Keeping fit during pregnancy 1260x542

Keeping fit during pregnancy

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We all know the importance of fitness for your general health, but what about during pregnancy? Naturopath Stephanie Hamilton offers some tips and discusses the benefits of exercise throughout pregnancy.

Exercising during pregnancy can be safe and has many potential benefits for you and your baby. Before you engage in an exercise program, it is essential that you discuss your health with your healthcare professional. If you have no serious medical conditions and you have an uncomplicated pregnancy, then it’s usually safe for you to exercise.

Contra-indications to exercise in pregnancy

  • Pregnancy-induced hypertension
  • Pre-term rupture of membranes
  • Pre-term labour during prior or current pregnancy
  • Incompetent cervix
  • Persistent second or third trimester bleeding
  • Placenta praevia
  • Intrauterine growth retardation
  • Pre-existing heart or lung disease

Why exercise in pregnancy?

Women who exercise before conception and maintain an exercise program throughout pregnancy have been shown to have fewer interventions during labour, have a shorter active birth and have less foetal distress. Women also report that they recover from labour easier if they had exercised throughout pregnancy.

Other benefits include fewer physical symptoms of pregnancy (for example nausea, heartburn, leg cramps, constipation, haemorrhoids, and insomnia); an increased self-esteem; improved blood glucose levels; improved circulation; and healthy weight control.

10 tips to safe exercise in pregnancy

1. Start slow

Start exercising at a level that does not cause pain, shortness of breath or excessive tiredness. Slowly, over time, increase your level of activity according to your improved level of fitness whilst always being aware of your limitations.

2. Keep it comfortable

Swimming and stationary cycling are the most comfortable types of exercise during pregnancy, as they don’t require your body to carry any extra weight. Walking and low-impact aerobics are usually well tolerated.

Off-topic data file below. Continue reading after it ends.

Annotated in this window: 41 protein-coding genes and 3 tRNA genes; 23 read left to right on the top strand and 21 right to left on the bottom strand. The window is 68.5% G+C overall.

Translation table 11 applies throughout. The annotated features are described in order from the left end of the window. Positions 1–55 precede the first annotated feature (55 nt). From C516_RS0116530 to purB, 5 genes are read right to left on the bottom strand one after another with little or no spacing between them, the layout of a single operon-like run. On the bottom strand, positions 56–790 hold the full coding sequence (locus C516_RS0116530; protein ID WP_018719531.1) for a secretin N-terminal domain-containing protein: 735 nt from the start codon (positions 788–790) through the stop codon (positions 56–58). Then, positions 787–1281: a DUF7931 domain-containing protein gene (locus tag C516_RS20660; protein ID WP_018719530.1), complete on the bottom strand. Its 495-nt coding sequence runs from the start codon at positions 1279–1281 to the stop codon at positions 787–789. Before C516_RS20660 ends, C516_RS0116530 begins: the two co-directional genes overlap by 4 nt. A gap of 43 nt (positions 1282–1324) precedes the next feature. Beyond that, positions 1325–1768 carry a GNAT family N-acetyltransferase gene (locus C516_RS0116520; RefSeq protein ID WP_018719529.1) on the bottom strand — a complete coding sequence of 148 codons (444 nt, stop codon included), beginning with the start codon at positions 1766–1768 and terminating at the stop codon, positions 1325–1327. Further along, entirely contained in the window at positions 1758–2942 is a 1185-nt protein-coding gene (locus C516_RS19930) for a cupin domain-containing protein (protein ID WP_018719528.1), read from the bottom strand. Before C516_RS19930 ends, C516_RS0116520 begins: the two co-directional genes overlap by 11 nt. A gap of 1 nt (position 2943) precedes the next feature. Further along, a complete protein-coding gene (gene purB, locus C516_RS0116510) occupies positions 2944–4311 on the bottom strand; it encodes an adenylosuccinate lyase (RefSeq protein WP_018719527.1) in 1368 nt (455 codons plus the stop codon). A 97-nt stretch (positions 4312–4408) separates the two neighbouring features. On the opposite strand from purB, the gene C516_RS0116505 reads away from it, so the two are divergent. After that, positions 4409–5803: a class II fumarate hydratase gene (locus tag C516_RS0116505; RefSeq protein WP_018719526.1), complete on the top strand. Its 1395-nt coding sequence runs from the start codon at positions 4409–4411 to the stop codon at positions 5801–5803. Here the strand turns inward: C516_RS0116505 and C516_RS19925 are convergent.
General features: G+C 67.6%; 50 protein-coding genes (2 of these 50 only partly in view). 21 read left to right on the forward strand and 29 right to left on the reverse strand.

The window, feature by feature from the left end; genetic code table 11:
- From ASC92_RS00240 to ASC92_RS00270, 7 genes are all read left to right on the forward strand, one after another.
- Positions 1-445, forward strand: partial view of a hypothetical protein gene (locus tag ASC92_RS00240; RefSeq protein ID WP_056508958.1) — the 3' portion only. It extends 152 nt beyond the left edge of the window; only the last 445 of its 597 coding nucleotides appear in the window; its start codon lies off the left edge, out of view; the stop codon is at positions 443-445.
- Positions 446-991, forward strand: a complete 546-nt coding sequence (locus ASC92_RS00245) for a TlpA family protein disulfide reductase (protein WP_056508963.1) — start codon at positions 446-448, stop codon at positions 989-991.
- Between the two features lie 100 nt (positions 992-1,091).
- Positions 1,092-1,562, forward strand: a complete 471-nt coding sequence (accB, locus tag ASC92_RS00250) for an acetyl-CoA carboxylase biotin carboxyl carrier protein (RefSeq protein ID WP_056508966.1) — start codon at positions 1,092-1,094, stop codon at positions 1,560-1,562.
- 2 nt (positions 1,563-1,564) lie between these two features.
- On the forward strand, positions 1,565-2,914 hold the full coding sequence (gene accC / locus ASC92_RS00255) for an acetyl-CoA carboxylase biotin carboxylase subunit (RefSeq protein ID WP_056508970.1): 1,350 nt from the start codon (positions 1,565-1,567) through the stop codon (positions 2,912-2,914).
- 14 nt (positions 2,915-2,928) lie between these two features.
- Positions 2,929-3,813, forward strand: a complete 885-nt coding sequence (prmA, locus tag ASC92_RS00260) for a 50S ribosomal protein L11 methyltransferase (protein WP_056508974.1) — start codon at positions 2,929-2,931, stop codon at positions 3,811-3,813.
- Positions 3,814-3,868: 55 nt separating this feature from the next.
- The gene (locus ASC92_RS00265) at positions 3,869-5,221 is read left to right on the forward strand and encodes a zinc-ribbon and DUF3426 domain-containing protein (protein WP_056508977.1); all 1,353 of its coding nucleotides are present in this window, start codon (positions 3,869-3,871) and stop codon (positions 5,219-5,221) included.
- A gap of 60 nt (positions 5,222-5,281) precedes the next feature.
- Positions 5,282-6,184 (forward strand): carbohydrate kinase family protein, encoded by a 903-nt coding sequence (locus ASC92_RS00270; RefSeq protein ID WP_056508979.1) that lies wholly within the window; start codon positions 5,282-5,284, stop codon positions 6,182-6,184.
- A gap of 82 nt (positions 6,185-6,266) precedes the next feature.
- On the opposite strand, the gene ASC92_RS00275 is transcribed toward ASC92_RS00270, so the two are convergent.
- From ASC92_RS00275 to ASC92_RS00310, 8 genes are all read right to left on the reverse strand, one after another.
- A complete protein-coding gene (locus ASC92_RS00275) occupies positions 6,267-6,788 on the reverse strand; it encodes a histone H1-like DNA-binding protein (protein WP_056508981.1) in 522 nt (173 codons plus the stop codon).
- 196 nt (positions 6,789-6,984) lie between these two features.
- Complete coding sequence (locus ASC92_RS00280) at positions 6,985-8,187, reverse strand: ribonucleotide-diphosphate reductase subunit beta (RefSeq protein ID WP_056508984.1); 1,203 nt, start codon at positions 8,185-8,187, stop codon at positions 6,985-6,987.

3. For the runners

If you have enjoyed running prior to your pregnancy then it is safe to continue. However, many women become uncomfortable and usually have to decrease or stop their running in the later stages of pregnancy.

4. Pregnancy yoga

Yoga is a great form of exercise to do throughout pregnancy as it helps to strengthen and lengthen muscles. Stretching will improve your flexibility, will reduce the chances of injury while you are exercising and will assist you during labour. Ensure you have a teacher who is aware of poses that shouldn’t be performed in pregnancy.

5. No extreme sports

Avoid exercise that involves sudden changes in body position, requires exceptional balance, or involves a high risk of falls or trauma. Contact sports such as hockey, boxing, football and soccer should be avoided.

6. Stay cool

During pregnancy, your internal temperature rises and this coupled with the increase in heat production caused by exercise can be dangerous if you don’t keep cool.Don’t exercise in the heat of the sun, make sure there is enough ventilation if indoors, and stop if you are feeling hot.

7. Keep hydrated

Drink plenty of fluids whilst you exercise, even if you don’t feel thirsty.

8. Contractions during exercise

If you feel any discomfort, pain or experience contractions during exercise, stop and inform your doctor.

9. Increased chance of injury

Due to circulating hormones that aid in the relaxation and mobilisation of the pelvis and surrounding joints, women in the later stages of pregnancy are more vulnerable to joint injury.

10. Increased energy requirements.

Women who exercise during pregnancy may require a higher energy intake than the extra 150-300 calories per day recommended for non-exercising pregnant women.

References available on request